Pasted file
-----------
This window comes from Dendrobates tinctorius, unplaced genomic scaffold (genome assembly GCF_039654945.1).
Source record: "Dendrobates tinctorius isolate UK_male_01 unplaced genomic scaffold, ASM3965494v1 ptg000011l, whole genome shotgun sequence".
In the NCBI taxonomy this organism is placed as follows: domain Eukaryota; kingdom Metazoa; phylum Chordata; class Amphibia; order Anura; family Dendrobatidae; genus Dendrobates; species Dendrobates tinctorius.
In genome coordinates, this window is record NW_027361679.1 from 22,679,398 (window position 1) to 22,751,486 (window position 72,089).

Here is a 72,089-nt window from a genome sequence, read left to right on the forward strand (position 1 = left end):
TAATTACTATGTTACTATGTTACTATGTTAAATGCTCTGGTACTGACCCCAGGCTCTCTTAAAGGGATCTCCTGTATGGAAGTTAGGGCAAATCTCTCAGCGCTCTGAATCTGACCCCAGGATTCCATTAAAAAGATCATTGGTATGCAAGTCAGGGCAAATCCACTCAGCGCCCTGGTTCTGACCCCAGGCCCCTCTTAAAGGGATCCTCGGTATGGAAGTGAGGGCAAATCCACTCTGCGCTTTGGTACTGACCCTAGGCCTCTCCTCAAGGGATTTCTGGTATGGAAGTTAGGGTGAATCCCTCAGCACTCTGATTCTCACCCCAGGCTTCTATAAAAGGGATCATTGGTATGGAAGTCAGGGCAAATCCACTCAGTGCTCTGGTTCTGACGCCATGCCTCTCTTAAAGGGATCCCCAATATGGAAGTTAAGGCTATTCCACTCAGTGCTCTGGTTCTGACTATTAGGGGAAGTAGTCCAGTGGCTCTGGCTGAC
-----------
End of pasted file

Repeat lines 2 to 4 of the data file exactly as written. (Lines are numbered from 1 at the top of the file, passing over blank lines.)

Source record: "Dendrobates tinctorius isolate UK_male_01 unplaced genomic scaffold, ASM3965494v1 ptg000011l, whole genome shotgun sequence".
In the NCBI taxonomy this organism is placed as follows: domain Eukaryota; kingdom Metazoa; phylum Chordata; class Amphibia; order Anura; family Dendrobatidae; genus Dendrobates; species Dendrobates tinctorius.
In genome coordinates, this window is record NW_027361679.1 from 22,679,398 (window position 1) to 22,751,486 (window position 72,089).